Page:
Russia-Ukraine War: Key Things to Know About the Conflict | World News

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Fighting is raging on multiple fronts in Ukraine, with intense combat underway in the besieged port city of Mariupol — the site of some of the war’s greatest suffering. Ukrainian officials say forces there are battling the Russians over one of the biggest steel plants in Europe. One local police officer says the city has been “wiped off the face of the earth.”

Overnight, Ukrainian President Volodymyr Zelenskyy accused the Kremlin of deliberately creating “a humanitarian catastrophe,” but he also appealed for Russian President Vladimir Putin to meet him for direct talks.

Here are some key things to know about the conflict:


Ukrainian troops were losing control of the key Azovstal steel plant, now damaged and heavily contested, according to an adviser to Ukraine’s interior minister.

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“We have lost this economic giant. In fact, one of the largest metallurgical plants in Europe is actually being destroyed,” Vadym Denysenko said in televised remarks.

An adviser to Ukraine’s president said there was no military solution for Mariupol, saying the nearest forces able to assist were already struggling against Russian forces at least 100 kilometers (60 miles) away.

In a video post from a rubble-strewn street, which was authenticated by The Associated Press, Mariupol police officer Michail Vershnin pleaded to Western leaders for help, saying: “Children, elderly people are dying. The city is destroyed and it has been wiped off the face of the earth.”

In a statement, the Mariupol city council said Russian soldiers have forced several thousand residents — mostly women and children — to leave and be relocated to Russia. It didn’t say where in Russia and the AP could not immediately confirm the claim.


Thousands of people were able to evacuate along eight of 10 humanitarian corridors on Saturday, said Deputy Prime Minister Iryna Vereshchuk. That figure included 4,128 people from Mariupol, who were taken to the southeastern city of Zaporizhzhia.

In Zaporizhzhia, a 38-hour curfew was in effect — from 4 p.m. Saturday to 6 a.m. Monday — after two missile strikes on the city’s suburbs a day earlier killed nine people. Local authorities say they continue to evacuate people from areas occupied by Russian troops.

The Russian military reported Saturday that it has used its latest hypersonic missile for the first time in combat. A spokesman for the Russian Defense Ministry, Maj. Gen. Igor Konashenkov, said Kinzhal missiles destroyed an underground warehouse storing Ukrainian missiles and aviation ammunition in the western Ivano-Frankivsk region of Ukraine.

Pentagon press secretary John Kirby said Saturday the U.S. cannot confirm the Russians used a hypersonic missile in the attack.


On Saturday, China’s vice foreign minister blamed NATO for the war and criticized sanctions against Russia. Le Yucheng said NATO was a “Cold War vestige” and that its expansion could result in “repercussions too dreadful to contemplate” from a major power like Russia.

Speaking to a Conservative Party conference, British Prime Minister Boris Johnson said Russia’s invasion of Ukraine is a “turning point for the world,” arguing that victory for Putin’s forces would herald “a new age of intimidation.” Johnson said a loss of freedom in Ukraine would mean “the extinction of any hope of freedom in Georgia and then Moldova.”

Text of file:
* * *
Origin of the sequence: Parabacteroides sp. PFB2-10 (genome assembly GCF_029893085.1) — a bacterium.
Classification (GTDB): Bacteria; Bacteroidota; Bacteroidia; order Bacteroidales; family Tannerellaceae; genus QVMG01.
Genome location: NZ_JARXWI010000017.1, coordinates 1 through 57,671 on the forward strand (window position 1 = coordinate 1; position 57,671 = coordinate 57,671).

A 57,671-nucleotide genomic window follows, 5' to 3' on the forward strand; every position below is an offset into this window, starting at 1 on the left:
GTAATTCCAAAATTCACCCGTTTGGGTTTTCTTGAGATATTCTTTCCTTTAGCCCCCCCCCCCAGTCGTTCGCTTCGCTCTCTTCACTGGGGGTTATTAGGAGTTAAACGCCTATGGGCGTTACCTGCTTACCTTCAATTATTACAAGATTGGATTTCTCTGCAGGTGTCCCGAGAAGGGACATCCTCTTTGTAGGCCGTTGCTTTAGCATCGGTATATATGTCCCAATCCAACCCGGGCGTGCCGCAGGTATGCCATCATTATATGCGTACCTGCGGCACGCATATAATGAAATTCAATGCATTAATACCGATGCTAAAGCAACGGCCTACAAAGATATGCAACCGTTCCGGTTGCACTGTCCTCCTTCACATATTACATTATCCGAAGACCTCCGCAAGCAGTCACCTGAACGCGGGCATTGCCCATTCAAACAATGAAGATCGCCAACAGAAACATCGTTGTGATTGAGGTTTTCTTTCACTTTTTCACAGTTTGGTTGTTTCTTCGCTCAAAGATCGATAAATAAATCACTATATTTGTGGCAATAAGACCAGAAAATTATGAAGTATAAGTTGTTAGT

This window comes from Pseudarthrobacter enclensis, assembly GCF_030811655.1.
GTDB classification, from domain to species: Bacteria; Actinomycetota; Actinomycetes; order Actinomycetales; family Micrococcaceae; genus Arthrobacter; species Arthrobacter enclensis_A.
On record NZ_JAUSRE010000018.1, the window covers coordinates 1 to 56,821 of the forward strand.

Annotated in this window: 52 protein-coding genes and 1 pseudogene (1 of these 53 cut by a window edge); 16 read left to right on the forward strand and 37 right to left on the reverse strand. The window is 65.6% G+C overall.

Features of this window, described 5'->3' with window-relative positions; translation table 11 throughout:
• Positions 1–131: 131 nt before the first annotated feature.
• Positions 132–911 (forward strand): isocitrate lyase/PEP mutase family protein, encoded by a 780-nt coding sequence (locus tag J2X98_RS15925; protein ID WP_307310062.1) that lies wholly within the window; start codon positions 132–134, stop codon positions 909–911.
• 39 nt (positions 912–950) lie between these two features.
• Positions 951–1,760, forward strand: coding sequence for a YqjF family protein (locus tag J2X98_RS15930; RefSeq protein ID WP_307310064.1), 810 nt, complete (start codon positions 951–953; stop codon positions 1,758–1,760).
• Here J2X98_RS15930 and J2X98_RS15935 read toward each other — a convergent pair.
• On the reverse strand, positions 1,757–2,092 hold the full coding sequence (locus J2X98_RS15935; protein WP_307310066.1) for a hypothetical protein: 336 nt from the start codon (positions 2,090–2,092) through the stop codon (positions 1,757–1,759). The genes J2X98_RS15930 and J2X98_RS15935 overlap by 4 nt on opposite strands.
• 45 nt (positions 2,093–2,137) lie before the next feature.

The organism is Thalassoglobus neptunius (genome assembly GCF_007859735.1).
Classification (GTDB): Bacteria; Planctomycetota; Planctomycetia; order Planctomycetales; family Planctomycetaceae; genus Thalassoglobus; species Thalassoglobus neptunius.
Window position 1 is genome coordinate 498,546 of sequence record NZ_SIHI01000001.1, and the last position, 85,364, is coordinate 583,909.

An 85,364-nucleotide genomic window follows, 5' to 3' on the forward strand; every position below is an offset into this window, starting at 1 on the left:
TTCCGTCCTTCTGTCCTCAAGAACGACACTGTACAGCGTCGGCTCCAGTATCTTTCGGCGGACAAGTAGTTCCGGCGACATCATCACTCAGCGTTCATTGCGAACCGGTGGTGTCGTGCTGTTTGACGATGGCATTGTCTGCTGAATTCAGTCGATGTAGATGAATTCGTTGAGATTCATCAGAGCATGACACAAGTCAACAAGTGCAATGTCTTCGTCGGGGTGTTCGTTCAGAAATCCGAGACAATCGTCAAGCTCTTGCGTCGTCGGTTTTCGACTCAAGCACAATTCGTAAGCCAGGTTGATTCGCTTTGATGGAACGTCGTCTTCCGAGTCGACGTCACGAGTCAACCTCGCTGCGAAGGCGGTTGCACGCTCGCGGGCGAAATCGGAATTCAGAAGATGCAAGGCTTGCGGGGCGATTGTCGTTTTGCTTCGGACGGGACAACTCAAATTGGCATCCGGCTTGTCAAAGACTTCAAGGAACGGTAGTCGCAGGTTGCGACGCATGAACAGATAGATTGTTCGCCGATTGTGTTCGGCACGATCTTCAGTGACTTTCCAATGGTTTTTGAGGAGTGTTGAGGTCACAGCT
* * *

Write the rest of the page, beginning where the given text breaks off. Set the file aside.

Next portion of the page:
Thousands of refugees from Ukraine waited in long lines in the Polish capital of Warsaw to receive local identification papers that will allow them to move on with their lives.

Refugees started lining up by Warsaw’s National Stadium overnight to get the coveted PESEL identity cards that will allow them to work, live, go to school and get medical care or social benefits for the next 18 months.

By mid-morning Saturday, many were told to come back another day because the demand was too high.

Poland has taken in more than 2 million refugees from Ukraine — the bulk of more than 3.3 million people that the U.N. says have fled since Russia invaded Ukraine on Feb. 24. Hundreds of thousands have streamed into Hungary, Slovakia, Moldova and Romania.

A bipartisan delegation of U.S. lawmakers visiting Poland stopped by reception centers Saturday. The seven-member group led by Rep. Stephen Lynch, a Massachusetts Democrat, complimented the willingness of the Polish people to accept refugees. Some Poles have even welcomed refugees into their homes.


The U.N. human rights office says that it has recorded a total of 816 civilian deaths and 1,333 civilian injuries since the war began, though it believes the figures vastly understate the actual toll.

The office of Ukraine’s Prosecutor General reported Saturday that 112 children have been killed since the start of the fighting. More than 140 children have been wounded.

Dozens of civilians were killed and injured as a result of attacks over the past 24 hours in the eastern Donetsk region, Ukrainian police said Saturday. At least 37 residential buildings and infrastructure facilities were damaged in attacks on eight cities and villages.


The United States and its allies have put a slew of sanctions in place aimed at crippling the Russian economy. Hundreds of international companies have announced that they are curtailing operations in Russia, and those who remain are under pressure to pull out.

Aid agencies are ramping up their efforts to deliver relief supplies to civilians affected by the fighting and refugees who have fled Ukraine. The Polish city of Rzeszow, about 60 miles (100 kilometers) from the Ukrainian border, has become a humanitarian hub for the region.

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